The rapid rise in gas prices is producing big changes in the way we travel. While some have turned to two-wheelin' with motorcycles and scooters, there is a lot of chatter on the Internet about new three-wheel vehicles being an economical and even fun commuter car alternative. So we decided to try out a couple of the latest three-wheelers to see if an odd number makes even better sense.

Our three-wheel adventure starts with the BRP Can Am Spyder. Its manufacturer, Canada's Bombardier Recreational Products, is long an innovator in recreational vehicles, and the Spyder certainly fits the bill, with its unique combination of motorcycle, ATV and snowmobile elements. The steel snowmobile-type chassis wraps around a punchy 106 horsepower 998cc V-twin motor built by Austrian engine company Rotax.

A motorcycle-style clutch and sharp 5-speed manual or 5-speed electronic sequential gearbox controls power delivery to the rear wheel by way of a Harley Davidson-style belt drive. But no motorcycle ever had the Spyder's twin front wheels and an automotive-style double A-arm suspension.

Similarities to cars continue with electronic stability control, traction control, speed-sensitive power steering, and ABS for the three disc brakes which are linked to a single foot pedal. Plus a transmission-based reverse mechanism which allows for easy in and out of parking spaces. This interesting combination of elements makes for an equally interesting riding experience. The Spyder doesn't lean like a bike, but the rider still has to, to compensate for centrifugal force.

Car-like tires up front mean car-like front end push, so plenty of muscle is needed for tighter turns, especially over choppy pavement. Smoother pavement and wide open highway requires much less effort and yields a super stable ride. One with big engine torque for fast launches and quick passes, and a quiet, comfortable riding position thanks to well thought out aerodynamics and a wide well-padded seat. Plus a healthy 1.5-cubic feet of storage for weekend and work-a-day gear.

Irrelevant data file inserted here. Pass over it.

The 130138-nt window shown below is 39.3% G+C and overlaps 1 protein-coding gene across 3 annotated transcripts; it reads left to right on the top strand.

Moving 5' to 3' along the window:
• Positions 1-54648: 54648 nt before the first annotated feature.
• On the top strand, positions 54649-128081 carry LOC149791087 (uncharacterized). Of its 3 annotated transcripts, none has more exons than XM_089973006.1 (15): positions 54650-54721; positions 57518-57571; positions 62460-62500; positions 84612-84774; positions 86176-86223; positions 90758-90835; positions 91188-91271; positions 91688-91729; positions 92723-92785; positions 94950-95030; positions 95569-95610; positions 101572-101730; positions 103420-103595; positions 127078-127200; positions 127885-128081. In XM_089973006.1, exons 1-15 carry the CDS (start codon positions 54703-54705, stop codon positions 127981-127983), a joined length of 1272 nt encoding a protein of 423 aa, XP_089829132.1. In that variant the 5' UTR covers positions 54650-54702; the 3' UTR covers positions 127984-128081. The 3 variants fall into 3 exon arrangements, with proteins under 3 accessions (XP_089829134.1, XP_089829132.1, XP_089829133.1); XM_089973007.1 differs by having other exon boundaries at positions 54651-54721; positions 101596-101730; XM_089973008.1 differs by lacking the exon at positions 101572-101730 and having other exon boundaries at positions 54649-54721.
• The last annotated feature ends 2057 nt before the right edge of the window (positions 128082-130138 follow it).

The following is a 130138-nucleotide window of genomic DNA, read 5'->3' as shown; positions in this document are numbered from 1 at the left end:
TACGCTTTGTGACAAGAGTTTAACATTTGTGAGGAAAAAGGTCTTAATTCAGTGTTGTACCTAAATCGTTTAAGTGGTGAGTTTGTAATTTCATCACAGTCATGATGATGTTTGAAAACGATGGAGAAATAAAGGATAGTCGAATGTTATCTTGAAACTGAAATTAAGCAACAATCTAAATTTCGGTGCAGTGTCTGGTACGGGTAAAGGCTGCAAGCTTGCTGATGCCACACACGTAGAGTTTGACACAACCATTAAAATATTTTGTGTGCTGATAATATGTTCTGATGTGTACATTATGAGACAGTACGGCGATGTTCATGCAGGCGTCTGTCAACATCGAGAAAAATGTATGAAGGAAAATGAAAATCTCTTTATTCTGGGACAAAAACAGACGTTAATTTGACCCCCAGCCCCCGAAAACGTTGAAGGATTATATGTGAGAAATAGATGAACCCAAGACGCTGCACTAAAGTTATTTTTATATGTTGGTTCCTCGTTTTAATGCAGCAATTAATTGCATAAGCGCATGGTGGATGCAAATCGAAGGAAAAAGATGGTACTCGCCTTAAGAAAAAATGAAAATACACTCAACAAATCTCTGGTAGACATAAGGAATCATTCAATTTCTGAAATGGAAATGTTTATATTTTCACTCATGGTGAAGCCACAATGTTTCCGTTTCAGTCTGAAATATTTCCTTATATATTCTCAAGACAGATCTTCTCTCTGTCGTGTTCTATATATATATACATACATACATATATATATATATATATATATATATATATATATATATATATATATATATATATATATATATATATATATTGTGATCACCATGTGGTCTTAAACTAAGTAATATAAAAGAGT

But, if you were expecting gas savings, it may not compute. We averaged 31 miles-per-gallon, or about the same as a compact car, and it carries a compact car price as well, with the base model going for $15,499. Not cheap, but neither are most top-end two-wheelers these days.

Now a more affordable, but even more interesting three-wheeler is the Piaggio MP3. Designated a maxi-scooter by its Italian builder, the MP3 is also presented as a revolution in personal transportation.

Its quirky Batman-like styling is led by a pair of 12-inch alloy wheels that pivot on what Piaggio calls its parallelogram suspension. This clever combo of hinges and cast aluminum arms allows the front wheels to tilt with the scooter as you lean into a corner. Two front wheels give the MP3 above average stability. But since they tilt, the MP3 retains the nimble character that makes scooters so popular with urban commuters fighting their way through tight, unpredictable traffic.

It also makes the MP3 very user-friendly for beginners, since low speed stability is greatly improved, especially over rough pavement and having three wheels, and therefore three disc brakes, means stopping power that puts most cars to shame.

A big MP3 feature, and one that does take a little time to master, is the ability to lock the wheels in their upright position so you don't have to put your feet down when you come to a stop.

A warning light signals you when you going slow enough for locking, and then just flick a switch. A beep confirms the wheels are locked. But be sure that the wheels are straight and you are on level ground, or they will lock in a tipsy position. Even if you do put your feet down, the MP3 is still a very clever little beast.

Behind the front wheels, the MP3 is the kind of scooter that has made Piaggio a world leader. Engines are all 4-stroke single cylinders; 244, 399, or 493cc, with a no-shift CVT transmission.

While certainly not as powerful as the Can Am, our MP3 500 tester will easily hold 70 miles-per-hour on the highway, yet still delivers a very earth-friendly 56 miles-per-gallon and goes for prices that range from $7,199 for the MP3 250, to $8,899 for our MP3 500.

Clearly three-wheelers are not the answer to all of our commuter and sports needs; after all you still get wet when it rains. But innovative and super stable designs like the Can Am Spyder and Piaggio MP3 are giving car drivers tired of $4-per-gallon gas some very interesting - if fair weather - alternatives. And showing that sometimes an odd number really does make even better sense.


  • Piaggio MP3 Motor: 4-stroke single cylinders; 244, 399, or 493 cc
  • Horsepower: 106
  • EPA: 56 MPG City/70 MPG Highway